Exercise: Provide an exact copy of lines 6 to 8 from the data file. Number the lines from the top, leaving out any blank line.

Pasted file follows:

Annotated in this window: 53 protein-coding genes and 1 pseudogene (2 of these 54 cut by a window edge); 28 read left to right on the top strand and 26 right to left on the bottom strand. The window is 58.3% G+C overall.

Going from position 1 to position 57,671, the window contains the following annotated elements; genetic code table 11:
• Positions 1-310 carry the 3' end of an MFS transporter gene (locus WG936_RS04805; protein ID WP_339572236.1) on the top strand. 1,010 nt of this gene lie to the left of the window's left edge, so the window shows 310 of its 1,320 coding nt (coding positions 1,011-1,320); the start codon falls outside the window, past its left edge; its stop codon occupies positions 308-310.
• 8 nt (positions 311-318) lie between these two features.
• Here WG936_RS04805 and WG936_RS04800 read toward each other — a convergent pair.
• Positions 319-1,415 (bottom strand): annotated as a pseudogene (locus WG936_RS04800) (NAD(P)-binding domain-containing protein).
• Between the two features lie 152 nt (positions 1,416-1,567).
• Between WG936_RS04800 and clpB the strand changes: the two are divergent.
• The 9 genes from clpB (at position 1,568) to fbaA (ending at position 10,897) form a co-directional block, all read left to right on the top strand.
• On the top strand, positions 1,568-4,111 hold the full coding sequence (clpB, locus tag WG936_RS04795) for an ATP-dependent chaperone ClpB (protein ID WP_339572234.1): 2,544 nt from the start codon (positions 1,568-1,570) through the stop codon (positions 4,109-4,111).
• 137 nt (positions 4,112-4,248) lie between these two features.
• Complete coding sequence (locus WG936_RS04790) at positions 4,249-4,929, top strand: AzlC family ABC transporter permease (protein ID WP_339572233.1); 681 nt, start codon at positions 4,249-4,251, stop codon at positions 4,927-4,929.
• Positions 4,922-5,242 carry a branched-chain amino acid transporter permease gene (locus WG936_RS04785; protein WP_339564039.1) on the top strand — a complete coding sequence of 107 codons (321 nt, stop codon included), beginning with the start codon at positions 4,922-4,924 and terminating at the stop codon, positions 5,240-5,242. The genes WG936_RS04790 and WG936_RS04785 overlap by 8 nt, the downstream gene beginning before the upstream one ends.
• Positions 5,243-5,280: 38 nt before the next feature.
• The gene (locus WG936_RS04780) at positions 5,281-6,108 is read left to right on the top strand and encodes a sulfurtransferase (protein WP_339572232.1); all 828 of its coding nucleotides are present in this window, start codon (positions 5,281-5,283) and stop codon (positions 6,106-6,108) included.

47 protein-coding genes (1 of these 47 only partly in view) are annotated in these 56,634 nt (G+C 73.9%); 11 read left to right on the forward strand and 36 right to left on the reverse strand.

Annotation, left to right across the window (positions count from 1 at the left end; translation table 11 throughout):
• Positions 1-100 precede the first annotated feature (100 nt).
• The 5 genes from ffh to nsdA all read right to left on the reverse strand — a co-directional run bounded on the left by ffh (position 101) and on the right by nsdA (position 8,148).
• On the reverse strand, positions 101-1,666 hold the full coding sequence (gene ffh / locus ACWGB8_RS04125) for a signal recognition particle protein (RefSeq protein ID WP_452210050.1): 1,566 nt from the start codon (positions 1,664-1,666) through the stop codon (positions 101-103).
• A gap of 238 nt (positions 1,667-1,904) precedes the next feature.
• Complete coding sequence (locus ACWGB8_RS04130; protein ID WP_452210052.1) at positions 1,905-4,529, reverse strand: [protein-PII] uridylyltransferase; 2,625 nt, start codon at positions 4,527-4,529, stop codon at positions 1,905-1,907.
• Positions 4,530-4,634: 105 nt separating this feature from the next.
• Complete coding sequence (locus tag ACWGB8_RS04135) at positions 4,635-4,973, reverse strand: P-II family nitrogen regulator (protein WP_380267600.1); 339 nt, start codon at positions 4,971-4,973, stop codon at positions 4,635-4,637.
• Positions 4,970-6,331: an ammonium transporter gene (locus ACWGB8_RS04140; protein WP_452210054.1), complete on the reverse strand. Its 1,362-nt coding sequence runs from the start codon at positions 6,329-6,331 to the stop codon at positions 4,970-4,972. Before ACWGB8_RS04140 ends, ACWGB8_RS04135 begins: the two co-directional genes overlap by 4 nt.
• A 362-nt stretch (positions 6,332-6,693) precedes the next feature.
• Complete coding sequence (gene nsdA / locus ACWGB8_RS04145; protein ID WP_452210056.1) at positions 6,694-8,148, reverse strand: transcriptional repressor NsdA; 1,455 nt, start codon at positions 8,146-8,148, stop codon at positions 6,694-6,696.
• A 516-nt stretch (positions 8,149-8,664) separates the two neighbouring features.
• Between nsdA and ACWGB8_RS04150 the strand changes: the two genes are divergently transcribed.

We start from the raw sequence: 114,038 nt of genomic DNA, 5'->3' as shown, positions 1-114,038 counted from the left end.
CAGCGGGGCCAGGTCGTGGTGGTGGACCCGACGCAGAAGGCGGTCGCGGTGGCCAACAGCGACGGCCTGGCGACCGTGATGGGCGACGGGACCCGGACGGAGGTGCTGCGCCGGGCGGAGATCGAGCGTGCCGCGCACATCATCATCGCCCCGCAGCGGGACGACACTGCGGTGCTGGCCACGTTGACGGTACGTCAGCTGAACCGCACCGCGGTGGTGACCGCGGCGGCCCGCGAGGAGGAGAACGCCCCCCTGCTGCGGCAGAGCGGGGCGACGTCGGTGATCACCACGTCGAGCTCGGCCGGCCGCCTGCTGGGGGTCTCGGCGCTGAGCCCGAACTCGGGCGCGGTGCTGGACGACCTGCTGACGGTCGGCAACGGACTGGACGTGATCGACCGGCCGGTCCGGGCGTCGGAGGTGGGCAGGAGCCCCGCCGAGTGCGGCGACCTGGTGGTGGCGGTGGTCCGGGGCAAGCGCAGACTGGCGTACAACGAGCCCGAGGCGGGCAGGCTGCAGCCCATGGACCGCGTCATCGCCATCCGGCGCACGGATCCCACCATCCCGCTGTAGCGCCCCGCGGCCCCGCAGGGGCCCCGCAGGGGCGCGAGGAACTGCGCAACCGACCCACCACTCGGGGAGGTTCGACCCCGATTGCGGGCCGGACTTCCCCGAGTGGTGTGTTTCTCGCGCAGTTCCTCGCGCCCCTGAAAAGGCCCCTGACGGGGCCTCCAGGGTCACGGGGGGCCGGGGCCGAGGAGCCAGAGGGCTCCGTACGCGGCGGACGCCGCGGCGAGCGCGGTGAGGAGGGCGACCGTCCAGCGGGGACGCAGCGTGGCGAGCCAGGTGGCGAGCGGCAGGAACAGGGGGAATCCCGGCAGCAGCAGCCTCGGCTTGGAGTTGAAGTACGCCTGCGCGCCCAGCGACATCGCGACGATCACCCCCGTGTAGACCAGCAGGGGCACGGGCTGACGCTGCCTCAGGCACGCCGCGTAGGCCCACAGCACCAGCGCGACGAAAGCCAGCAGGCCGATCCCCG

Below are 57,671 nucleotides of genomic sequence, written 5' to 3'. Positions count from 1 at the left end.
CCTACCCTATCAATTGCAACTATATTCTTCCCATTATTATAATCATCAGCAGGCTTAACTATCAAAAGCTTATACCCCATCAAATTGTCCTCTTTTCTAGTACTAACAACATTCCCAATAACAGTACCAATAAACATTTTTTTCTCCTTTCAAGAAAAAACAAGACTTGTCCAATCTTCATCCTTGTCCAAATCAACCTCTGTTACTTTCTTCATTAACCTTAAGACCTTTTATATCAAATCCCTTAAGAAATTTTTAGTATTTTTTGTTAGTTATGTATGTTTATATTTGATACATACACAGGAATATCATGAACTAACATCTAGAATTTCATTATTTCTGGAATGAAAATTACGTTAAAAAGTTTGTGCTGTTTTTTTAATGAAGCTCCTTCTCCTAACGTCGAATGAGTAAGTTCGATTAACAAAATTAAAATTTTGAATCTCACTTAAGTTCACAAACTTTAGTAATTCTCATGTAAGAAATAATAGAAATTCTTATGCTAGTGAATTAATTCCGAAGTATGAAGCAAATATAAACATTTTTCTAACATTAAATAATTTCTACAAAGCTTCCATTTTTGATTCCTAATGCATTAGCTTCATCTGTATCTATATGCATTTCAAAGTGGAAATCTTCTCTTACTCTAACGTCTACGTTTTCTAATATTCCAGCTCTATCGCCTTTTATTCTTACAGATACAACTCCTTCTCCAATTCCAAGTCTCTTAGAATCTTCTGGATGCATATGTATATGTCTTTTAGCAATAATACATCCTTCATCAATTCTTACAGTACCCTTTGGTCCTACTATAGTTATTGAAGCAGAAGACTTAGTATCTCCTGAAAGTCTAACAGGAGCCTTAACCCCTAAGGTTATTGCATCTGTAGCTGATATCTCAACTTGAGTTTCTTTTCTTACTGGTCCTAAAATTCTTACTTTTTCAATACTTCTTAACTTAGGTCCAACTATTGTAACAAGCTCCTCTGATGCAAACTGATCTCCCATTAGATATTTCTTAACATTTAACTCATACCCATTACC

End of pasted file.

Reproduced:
• Positions 319-1,415 (bottom strand): annotated as a pseudogene (locus WG936_RS04800) (NAD(P)-binding domain-containing protein).
• Between the two features lie 152 nt (positions 1,416-1,567).
• Between WG936_RS04800 and clpB the strand changes: the two are divergent.